I guess one can't expect any camera to beat the competition on all fronts. Each camera has its strengths and weaknesses. I consider the sensor based stabilisation in the A900 a major strength, especially for people like me who already own a few Minolta-fit lenses with no optical IS.
On the other hand, the significantly lower DR of the A900 at high ISO (compared with the 5D2) is a bit off-putting, as well as the lack of a Live View.
One really has to weigh the relative significance of such strengths and weaknesses. One third of a stop higher DR of the A900 at ISO 100, compared with one and one 3rd stops higher DR of the 5D2 at ISO 1600 and above.
One amazing feature of the Canon 50D with its high resolution Live View screen, is just how much detail one can see through a 400mm lens when the image is magnified 10x. Another amazing effect is just how unstable and wobbly that image can be, even with camera on a tripod, without in-lens image stabilisation. With no magnification (basically the same FoV as one sees through the viewfinder) the image appears stable when camera is on tripod without IS activated.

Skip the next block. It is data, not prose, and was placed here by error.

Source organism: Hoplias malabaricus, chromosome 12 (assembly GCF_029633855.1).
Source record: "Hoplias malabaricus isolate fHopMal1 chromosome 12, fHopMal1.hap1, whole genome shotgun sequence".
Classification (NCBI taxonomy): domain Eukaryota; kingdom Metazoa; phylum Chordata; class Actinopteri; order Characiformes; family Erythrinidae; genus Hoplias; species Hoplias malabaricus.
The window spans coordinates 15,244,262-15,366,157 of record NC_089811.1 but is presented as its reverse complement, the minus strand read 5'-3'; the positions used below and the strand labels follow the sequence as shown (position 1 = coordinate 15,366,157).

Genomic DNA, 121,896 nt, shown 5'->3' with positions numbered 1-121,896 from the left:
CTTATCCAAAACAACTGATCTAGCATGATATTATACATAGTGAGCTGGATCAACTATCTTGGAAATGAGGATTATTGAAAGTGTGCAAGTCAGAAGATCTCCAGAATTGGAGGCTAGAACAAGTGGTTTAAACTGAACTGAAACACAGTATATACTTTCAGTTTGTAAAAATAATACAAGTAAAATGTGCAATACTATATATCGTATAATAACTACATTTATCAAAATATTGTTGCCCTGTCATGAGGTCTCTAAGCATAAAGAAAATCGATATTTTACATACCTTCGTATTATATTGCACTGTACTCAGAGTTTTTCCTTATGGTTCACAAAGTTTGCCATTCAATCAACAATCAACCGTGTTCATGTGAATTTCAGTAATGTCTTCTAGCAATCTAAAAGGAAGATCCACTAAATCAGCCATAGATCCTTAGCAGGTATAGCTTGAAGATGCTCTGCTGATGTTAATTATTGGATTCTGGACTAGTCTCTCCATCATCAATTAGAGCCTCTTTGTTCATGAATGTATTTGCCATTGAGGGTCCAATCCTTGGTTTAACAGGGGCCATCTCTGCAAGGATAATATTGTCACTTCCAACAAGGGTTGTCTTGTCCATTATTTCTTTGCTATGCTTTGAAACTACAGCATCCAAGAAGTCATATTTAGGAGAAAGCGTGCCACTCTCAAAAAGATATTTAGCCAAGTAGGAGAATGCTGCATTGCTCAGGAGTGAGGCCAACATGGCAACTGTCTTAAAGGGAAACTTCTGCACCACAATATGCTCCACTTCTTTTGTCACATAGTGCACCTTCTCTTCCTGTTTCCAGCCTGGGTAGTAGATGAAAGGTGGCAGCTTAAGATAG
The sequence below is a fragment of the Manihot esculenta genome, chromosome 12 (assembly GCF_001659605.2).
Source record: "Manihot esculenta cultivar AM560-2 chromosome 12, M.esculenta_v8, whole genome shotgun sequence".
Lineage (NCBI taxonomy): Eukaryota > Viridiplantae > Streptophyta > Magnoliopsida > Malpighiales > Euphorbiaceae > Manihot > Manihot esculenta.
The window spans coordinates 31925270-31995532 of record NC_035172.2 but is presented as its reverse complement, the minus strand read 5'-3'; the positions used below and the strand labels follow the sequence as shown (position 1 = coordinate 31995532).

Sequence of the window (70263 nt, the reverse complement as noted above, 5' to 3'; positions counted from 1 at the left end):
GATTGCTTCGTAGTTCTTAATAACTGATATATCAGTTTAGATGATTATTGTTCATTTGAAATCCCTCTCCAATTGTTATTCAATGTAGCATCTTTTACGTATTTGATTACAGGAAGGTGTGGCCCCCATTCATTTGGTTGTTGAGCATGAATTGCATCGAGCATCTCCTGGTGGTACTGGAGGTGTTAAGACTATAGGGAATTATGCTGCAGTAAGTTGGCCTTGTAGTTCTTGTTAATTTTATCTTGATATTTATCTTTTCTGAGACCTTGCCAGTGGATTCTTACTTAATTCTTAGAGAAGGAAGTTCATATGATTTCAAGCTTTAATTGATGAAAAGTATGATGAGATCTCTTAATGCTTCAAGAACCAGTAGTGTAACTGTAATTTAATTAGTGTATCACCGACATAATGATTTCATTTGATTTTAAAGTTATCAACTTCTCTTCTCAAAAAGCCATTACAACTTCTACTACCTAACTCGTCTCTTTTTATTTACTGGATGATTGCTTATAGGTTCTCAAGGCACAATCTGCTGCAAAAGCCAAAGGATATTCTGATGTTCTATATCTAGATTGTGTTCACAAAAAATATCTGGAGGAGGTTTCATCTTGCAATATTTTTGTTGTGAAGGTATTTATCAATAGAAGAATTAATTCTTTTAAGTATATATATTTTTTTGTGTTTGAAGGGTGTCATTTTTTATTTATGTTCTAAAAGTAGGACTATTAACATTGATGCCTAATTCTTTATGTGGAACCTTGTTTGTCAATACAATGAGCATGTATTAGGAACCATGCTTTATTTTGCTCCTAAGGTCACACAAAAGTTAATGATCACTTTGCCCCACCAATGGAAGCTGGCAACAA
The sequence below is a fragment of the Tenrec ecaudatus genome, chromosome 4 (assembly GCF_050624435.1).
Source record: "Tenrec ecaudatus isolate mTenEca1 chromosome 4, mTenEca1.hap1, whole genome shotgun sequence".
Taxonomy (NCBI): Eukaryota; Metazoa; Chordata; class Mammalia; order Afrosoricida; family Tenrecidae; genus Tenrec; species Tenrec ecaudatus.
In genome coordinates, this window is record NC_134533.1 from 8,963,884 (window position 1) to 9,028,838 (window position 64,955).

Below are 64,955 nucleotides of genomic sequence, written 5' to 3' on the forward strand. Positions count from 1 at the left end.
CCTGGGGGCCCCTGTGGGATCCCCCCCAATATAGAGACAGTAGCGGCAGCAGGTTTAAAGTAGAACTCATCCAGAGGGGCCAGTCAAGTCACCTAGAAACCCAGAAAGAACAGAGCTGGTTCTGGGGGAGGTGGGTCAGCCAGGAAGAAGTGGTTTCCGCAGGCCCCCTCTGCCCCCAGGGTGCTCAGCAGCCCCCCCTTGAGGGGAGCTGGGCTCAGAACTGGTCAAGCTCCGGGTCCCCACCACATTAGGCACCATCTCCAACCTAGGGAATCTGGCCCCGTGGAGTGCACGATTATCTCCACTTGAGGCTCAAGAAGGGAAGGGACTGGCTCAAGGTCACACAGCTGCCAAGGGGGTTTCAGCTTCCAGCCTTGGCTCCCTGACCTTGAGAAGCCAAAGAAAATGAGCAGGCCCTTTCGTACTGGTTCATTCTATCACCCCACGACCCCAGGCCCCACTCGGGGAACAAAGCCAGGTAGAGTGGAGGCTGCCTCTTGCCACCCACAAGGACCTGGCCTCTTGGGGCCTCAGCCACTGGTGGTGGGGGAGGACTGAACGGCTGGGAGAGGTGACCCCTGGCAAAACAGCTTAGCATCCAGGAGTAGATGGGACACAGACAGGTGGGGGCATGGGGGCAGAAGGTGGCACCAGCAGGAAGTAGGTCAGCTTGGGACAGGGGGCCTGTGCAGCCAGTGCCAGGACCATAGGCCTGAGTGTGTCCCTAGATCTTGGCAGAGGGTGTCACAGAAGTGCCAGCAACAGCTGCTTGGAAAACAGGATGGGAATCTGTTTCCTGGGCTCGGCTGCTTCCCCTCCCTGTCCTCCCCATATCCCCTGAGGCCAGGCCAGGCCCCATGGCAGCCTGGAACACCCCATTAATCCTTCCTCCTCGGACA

However, at 10x magnification, which is like looking through a 4,000mm lens, the image wobbles with the slightest breeze or vibration. Image stabilisation is essential for critical manual focussing in such circumstances.
Designing a full frame sensor with anti-vibration was a major technological challenge for Sony. To also provide an image stabilised Live View feature was just too difficult or too expensive, I guess.